These axes lay down broad boundaries for the politics to function. Electoral alliances and coalitions have been formed with even diametrically opposed political parties. The Congress and the Akali Dal even merged in 1937, 1948 and 1956. Most Akalis who joined the Congress did not return to the Akali fold. Prominent among them were Pratap Singh Kairon, Swaran Singh, Baldev Singh, Bhai Mohan Singh, Darshan Singh Pheruman, and now Capt Amarinder Singh. The political culture of Punjab is, no doubt, competitive, but not conflictual. Apparently, in the post-Operation Bluestar and ’84 riots period, the Congress faced opposition, but regained power in 2002. The lesson is that voters do not see parties as antagonistic, but competitive. Most people keep both a  blue turban (Akali symbol) and a white turban (Congress symbol) ready to wear as per the need. To hinge the whole campaign that the Congress and the Akalis are mixed up and then expect that people will vote for a third party may not bring corresponding results.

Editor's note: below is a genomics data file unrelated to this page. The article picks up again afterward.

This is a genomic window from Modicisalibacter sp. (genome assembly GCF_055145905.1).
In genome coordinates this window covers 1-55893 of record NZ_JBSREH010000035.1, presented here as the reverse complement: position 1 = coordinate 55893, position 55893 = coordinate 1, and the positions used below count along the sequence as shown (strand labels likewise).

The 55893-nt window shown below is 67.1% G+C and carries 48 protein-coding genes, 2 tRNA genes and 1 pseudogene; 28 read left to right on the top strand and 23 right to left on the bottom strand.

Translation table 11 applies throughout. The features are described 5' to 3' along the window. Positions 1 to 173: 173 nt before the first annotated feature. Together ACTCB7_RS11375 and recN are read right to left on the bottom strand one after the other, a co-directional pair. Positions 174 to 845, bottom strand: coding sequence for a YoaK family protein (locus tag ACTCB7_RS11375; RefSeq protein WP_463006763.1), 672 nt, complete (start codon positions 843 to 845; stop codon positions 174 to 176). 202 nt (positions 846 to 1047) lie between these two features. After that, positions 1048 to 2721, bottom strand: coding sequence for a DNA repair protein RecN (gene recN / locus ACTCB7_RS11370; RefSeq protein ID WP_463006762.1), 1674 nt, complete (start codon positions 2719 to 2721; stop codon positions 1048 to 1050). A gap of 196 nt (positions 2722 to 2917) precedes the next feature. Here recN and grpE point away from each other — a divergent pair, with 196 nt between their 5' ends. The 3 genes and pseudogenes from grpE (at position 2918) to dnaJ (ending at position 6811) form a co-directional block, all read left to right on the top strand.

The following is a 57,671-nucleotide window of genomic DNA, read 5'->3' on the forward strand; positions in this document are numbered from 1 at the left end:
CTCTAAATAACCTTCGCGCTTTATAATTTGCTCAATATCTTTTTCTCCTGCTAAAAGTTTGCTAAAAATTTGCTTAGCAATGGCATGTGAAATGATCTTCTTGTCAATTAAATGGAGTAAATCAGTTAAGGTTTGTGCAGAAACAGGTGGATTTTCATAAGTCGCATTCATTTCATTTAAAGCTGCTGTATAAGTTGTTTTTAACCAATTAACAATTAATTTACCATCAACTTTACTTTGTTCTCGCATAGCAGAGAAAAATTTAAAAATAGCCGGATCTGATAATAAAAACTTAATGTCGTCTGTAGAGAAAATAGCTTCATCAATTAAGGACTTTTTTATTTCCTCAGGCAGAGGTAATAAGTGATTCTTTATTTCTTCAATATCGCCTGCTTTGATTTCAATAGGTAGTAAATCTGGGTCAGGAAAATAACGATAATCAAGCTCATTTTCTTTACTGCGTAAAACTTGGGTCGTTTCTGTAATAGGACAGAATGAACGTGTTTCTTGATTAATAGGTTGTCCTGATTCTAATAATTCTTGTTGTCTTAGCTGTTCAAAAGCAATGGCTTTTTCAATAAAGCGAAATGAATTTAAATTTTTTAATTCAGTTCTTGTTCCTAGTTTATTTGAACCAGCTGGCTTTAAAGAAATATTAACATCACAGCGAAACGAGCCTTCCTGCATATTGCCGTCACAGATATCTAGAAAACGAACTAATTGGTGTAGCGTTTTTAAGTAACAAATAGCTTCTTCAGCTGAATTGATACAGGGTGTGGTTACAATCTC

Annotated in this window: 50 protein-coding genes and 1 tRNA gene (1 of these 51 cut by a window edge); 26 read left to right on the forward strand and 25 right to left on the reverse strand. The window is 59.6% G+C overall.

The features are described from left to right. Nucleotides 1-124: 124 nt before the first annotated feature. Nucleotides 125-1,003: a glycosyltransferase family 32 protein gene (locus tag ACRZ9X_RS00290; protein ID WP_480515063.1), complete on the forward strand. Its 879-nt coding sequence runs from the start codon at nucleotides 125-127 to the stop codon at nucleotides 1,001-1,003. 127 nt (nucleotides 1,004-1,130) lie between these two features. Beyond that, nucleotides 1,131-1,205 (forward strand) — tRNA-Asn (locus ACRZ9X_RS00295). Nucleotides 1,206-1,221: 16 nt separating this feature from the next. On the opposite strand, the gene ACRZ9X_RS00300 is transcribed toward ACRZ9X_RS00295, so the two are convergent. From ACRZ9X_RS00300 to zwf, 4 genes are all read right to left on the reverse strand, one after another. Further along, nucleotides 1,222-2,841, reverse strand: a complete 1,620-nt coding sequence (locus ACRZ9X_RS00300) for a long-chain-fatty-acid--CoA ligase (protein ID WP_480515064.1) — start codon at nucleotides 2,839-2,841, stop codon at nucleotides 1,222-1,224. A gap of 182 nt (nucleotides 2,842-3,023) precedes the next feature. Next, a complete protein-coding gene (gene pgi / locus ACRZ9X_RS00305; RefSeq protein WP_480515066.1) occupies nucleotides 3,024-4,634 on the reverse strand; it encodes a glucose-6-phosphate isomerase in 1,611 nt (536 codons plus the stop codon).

The parties have not only merged with each other, but also formed coalitions. In reorganised Punjab, between 1967-1980, four post-election coalitions were formed between the Akali Dal and the Bharatiya Jana Sangh and in the post-terrorism phase the Akali Dal and the BJP formed three pre-election coalitions. In view of the lessons learnt from the decade of terrorism, the parties entered into pre-poll alliances. The Congress apologised for Operation Bluestar and the riots. And the competing parties gave representation to all existing fault lines of religion and caste rather than representing exclusive communal interests. The SAD, which has mainly been a party of Jat Sikh peasants, gave representation to Punjabi Hindus with 11 out of 94 SAD candidates for the 2012 polls. The BJP that largely represents urban Hindu traders gave representation to Sikhs. Similarly, the Congress made inroads into the SAD support base of rural Jat Sikhs by fielding an equal number of rural Jat Sikhs with the SAD. Dalits who constitute around 32 per cent of the population have been represented in all political formations. Of the 1,248 MLAs in the state from 1967 to 2012, Dalits constituted 25.16 per cent, OBCs 8.97 per cent and urban traders (Khatris) 22.12 per cent. But a majority of MLAs (43.74 per cent) came from the rural Jat peasantry.